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Just an ordinary bar fight between suspected neo-Nazis and Democratic Socialists

Just an ordinary bar fight between suspected neo-Nazis and Democratic Socialists
The Griffin bar in Atwater Village on July 16. (Los Angeles Times)

A group of guys walks into a bar, doesn’t like another group of guys, and a fight breaks out. Police officers stop the scuffle, and everyone goes home a little worse for wear. This is a nuisance so common that it could have happened anywhere.

For most of our letter writers, the scene that played out July 14 at a bar in Atwater Village could be described in those ordinary terms, but in this charged political environment, the belligerents were anything but ordinary: As reported in the L.A. Times, a group of progressive activists learned that a gathering of Proud Boys, a far-right all-male organization known for violent street confrontations, was taking place at the Griffin, and showed up to demand the Proud Boys’ ejection. Altercations ensued.

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Take all the complicating facts away, say our letter writers, and what happened was that one group simply could not abide sharing a bar with another group.

Los Angeles resident Phillip May faults the Democratic Socialists:

So there now is a dress code for drinking at local bars? You can't wear a polo shirt and a “Make America Great Again” hat like the Proud Boys without a social justice warrior trying to get you thrown out of a bar?

The 1st Amendment doesn’t give Democratic Socialist organizer Josh Androsky the right to confront other patrons in a private establishment and make them leave. But now he’s emboldened and what is to prevent him from trying to make anyone leave if he doesn't like their group or their clothes?

People who truly believe in individual rights should be worried about this.

Are we now expected to patronize establishments only in neighborhoods that mirror our own voting preferences?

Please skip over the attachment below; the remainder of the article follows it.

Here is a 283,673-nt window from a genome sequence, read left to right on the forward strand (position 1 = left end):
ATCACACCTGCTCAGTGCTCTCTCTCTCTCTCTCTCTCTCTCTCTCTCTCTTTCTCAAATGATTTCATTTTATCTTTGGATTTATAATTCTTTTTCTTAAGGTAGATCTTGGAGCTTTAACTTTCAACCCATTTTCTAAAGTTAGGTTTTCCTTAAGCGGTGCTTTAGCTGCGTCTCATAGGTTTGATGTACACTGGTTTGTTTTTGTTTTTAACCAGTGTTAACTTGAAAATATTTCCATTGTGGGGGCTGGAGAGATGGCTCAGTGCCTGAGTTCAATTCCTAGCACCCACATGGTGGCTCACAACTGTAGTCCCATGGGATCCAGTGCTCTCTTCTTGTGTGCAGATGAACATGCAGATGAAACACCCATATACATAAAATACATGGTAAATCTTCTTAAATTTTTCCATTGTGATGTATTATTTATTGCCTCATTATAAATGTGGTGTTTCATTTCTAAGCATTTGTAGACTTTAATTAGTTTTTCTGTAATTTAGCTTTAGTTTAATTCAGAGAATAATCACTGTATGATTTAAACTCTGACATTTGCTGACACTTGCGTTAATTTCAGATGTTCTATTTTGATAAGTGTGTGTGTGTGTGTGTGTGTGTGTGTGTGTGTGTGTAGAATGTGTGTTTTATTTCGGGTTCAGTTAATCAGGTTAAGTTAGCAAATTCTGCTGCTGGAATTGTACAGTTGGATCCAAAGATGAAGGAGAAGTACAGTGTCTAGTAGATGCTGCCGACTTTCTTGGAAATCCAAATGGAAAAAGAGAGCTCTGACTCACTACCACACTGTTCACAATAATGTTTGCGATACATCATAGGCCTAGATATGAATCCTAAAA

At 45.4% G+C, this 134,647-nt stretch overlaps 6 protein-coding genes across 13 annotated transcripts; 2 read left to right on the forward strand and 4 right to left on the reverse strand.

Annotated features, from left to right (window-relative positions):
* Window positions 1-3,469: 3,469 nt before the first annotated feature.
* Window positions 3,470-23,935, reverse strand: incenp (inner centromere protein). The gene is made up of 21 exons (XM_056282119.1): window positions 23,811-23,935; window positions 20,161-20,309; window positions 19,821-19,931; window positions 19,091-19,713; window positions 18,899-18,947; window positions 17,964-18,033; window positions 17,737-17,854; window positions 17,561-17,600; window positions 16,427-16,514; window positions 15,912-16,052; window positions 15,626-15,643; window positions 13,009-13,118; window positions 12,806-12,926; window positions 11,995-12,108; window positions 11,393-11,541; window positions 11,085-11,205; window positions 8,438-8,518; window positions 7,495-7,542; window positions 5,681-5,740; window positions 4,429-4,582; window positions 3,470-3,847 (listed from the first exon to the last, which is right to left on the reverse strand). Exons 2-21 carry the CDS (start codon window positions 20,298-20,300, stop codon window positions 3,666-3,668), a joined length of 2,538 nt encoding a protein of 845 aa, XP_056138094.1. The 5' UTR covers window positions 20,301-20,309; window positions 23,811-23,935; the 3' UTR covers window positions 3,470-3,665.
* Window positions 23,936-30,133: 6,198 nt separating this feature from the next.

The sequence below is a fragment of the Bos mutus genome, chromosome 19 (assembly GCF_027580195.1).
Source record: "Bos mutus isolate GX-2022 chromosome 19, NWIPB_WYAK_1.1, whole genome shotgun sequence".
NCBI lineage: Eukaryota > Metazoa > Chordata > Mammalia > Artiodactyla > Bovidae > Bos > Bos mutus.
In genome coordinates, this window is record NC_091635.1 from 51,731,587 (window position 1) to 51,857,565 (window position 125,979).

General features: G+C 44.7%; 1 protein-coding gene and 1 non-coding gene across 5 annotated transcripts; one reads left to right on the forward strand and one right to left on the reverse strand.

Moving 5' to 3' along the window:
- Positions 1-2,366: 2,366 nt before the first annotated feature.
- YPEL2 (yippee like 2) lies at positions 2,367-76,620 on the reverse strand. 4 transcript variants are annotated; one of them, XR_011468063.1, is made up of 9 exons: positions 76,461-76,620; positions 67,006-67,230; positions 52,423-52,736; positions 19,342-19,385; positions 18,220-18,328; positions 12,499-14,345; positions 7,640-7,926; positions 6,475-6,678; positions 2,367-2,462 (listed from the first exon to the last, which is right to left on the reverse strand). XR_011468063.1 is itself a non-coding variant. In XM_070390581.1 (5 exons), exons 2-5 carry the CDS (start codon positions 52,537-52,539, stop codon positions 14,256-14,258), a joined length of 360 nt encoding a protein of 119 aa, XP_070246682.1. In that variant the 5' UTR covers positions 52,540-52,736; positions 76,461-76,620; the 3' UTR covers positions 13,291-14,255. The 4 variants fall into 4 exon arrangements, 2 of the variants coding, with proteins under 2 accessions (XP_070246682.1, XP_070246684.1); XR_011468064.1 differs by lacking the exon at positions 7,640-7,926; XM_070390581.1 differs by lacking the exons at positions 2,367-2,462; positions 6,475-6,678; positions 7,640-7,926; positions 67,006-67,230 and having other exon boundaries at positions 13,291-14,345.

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Jane De Haven of Los Angeles agrees:

The Times report fails to question Androsky’s assumption that “Nazis” cannot peaceably assemble based on their ideology. In this country, we don't presume that we can read thoughts and ban people from public gathering places.

Furthermore, the Supreme Court decided that actual Nazis could in fact, peaceably assemble when they were given the right to march in predominantly Jewish Skokie, Ill., back in the 1970s, where Holocaust survivors — who actually do know what Nazis are — lived.

The reporter questions the statement by the Proud Boys that they were not at the bar to cause trouble, the reason being that fewer than 20% of voters in Atwater Village supported President Trump. Are we now expected to patronize establishments only in neighborhoods that mirror our own voting preferences?

Paul Leslie of Burbank was the lone reader to target his criticism at the Proud Boys:

Now we have a group called Proud Boys to contend with. By “we,” I mean civilized society.

What exactly are they proud of? Apparently for “creating the modern world.” And yet their unnamed president eschews racism and states, “I think that racial pride is stupid because how can you be proud of something you took no part in creating?”

These boys had no role in creating the modern world. They are simply living in it and making a mess of where they eat. And they are so proud to be men, but they are only men because “the stars were aligned and you happened to come out” a man.

And yet they are still so proud of something they did not accomplish.

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Jordan Goodman of Burbank asks for a clarification:

Was this story about children or adults? I'm confused.

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